The Supreme Court has upheld the right of an individual against forcible vaccination and the government’s COVID-19 vaccination policy to protect communitarian health.
GS II- Government Policies and Interventions
Dimensions of the Article:
- Right not to get vaccinated
- About Vaccine Hesitancy
- Vaccine hesitancy is on the rise these days.
- Certain vaccine mandates imposed by state governments and union territory administrations were declared to be disproportionate by the Supreme Court.
- They frequently deny unvaccinated people access to essential social benefits and freedom of mobility.
Right not to get vaccinated
- The bench upheld the right to bodily integrity and personal autonomy of an individual in the light of vaccines and other public health measures.
- Bodily integrity is protected under Article 21 (right to life) of the Constitution and no individual can be forced to be vaccinated.
- The court struck a balance between individual right to bodily integrity and refuse treatment with the government’s concern for public health.
- When the issue is extended to “communitarian health”, the government was indeed “entitled to regulate issues”.
- But its right to regulate by imposing limits to individual rights was open to judicial scrutiny.
About Vaccine Hesitancy
- Vaccine hesitancy, also known as anti-vaccination or anti-vax, is a reluctance or refusal to be vaccinated or to have one’s children vaccinated against contagious diseases.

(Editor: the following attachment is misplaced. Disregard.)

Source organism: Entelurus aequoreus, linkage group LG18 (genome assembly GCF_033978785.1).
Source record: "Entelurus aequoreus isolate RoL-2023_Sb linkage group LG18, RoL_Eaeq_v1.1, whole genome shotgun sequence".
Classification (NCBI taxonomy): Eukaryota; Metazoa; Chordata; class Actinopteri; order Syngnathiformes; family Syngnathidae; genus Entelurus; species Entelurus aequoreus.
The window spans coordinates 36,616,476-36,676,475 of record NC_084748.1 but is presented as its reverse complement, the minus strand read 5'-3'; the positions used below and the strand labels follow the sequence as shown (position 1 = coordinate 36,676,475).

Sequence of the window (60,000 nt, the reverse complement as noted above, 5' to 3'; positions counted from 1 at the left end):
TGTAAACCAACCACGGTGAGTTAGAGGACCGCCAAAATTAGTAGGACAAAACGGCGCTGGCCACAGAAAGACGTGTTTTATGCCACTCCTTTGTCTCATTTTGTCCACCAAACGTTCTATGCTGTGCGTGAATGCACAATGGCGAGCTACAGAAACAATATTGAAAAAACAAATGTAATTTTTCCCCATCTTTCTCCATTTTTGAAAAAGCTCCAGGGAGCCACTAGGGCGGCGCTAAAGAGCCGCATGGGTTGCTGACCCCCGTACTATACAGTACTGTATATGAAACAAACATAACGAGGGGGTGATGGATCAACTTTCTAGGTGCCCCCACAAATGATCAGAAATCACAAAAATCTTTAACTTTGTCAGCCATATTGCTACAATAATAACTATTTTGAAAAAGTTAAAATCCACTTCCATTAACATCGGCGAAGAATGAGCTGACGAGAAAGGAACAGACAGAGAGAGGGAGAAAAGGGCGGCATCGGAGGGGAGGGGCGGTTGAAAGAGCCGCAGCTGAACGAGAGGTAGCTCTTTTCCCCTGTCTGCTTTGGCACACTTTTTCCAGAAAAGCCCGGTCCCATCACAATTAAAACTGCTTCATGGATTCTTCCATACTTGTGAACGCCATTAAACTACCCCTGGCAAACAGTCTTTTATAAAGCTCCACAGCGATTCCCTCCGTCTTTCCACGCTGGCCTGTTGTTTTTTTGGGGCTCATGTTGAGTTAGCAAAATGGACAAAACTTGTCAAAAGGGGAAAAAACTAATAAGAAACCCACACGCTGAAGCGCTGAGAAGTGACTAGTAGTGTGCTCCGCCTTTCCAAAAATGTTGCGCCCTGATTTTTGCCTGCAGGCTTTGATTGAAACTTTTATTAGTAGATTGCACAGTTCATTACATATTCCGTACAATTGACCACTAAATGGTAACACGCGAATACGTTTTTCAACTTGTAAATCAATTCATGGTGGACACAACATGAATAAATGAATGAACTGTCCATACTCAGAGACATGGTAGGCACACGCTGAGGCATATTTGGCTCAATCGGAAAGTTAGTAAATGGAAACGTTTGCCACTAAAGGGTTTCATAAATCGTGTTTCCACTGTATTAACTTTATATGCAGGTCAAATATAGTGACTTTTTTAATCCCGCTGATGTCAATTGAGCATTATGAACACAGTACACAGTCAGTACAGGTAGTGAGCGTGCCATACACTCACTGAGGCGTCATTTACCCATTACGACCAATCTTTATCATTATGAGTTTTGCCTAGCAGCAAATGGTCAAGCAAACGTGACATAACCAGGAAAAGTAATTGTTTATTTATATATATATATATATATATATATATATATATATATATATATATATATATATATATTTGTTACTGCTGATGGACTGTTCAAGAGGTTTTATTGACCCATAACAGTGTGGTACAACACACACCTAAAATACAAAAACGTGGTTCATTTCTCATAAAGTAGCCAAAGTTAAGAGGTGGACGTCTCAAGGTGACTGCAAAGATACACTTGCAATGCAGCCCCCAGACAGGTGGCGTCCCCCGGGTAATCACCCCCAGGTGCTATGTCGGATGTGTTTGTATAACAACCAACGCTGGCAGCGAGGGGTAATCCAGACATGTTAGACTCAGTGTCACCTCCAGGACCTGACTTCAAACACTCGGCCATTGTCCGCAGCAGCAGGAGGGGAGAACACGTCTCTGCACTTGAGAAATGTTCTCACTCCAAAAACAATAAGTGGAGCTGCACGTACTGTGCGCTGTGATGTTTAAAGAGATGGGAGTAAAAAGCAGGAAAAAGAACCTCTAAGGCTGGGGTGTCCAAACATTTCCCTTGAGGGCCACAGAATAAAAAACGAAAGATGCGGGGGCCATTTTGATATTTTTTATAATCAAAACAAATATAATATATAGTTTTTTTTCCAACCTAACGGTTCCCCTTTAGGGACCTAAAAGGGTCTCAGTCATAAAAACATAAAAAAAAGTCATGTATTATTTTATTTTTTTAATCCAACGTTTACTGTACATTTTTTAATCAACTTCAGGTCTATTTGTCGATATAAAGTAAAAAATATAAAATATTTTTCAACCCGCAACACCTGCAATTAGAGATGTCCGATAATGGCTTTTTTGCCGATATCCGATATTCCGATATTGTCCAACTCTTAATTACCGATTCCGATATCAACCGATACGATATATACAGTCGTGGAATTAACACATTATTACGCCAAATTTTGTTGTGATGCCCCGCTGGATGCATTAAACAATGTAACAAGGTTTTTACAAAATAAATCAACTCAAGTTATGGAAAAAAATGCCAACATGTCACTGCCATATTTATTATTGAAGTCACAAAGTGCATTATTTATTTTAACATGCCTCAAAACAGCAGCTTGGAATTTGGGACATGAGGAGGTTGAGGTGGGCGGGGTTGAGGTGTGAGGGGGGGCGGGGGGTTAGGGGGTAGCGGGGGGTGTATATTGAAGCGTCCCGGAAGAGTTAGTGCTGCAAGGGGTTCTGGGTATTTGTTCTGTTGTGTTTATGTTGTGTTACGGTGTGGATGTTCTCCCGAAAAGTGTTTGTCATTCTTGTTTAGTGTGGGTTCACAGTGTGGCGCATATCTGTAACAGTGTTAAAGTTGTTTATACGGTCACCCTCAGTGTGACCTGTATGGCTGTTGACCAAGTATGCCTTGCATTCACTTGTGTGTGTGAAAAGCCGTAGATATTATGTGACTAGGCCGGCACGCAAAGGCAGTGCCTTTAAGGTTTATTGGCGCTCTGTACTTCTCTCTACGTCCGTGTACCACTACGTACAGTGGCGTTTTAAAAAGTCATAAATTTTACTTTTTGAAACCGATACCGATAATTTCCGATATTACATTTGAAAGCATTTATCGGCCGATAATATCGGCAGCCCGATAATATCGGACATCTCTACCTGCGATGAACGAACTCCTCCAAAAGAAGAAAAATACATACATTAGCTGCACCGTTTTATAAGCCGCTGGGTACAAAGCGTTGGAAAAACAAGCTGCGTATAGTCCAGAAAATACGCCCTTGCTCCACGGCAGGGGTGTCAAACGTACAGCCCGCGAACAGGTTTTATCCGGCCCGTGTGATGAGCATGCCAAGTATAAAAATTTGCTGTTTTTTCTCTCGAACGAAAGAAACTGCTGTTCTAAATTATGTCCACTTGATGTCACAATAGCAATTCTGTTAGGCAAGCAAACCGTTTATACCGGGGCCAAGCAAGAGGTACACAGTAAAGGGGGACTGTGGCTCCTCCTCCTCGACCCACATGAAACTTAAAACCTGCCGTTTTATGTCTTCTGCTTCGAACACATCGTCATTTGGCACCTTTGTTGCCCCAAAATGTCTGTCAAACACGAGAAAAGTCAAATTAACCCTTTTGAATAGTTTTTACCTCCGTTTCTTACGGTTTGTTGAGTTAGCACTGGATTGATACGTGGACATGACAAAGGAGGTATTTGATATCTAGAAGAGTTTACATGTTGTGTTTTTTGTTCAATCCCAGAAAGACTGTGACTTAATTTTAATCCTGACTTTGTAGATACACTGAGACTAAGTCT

- It was identified by the World Health Organization as one of the top ten global health threats of 2019.
- The term encompasses outright refusal to vaccinate, delaying vaccines, accepting vaccines but remaining uncertain about their use, or using certain vaccines but not others.
- Arguments against vaccination are contradicted by overwhelming scientific consensus about the safety and efficacy of vaccines.
- Hesitancy primarily results from public debates around the medical, ethical and legal issues related to vaccines.
- Vaccine hesitancy often results in disease outbreaks and deaths from vaccine-preventable diseases.
Vaccine hesitancy stems from multiple key factors
- Person’s lack of confidence (mistrust of the vaccine and/or healthcare provider)
- complacency (the person does not see a need for the vaccine or does not see the value of the vaccine)
- convenience (access to vaccines).
Source: The Hindu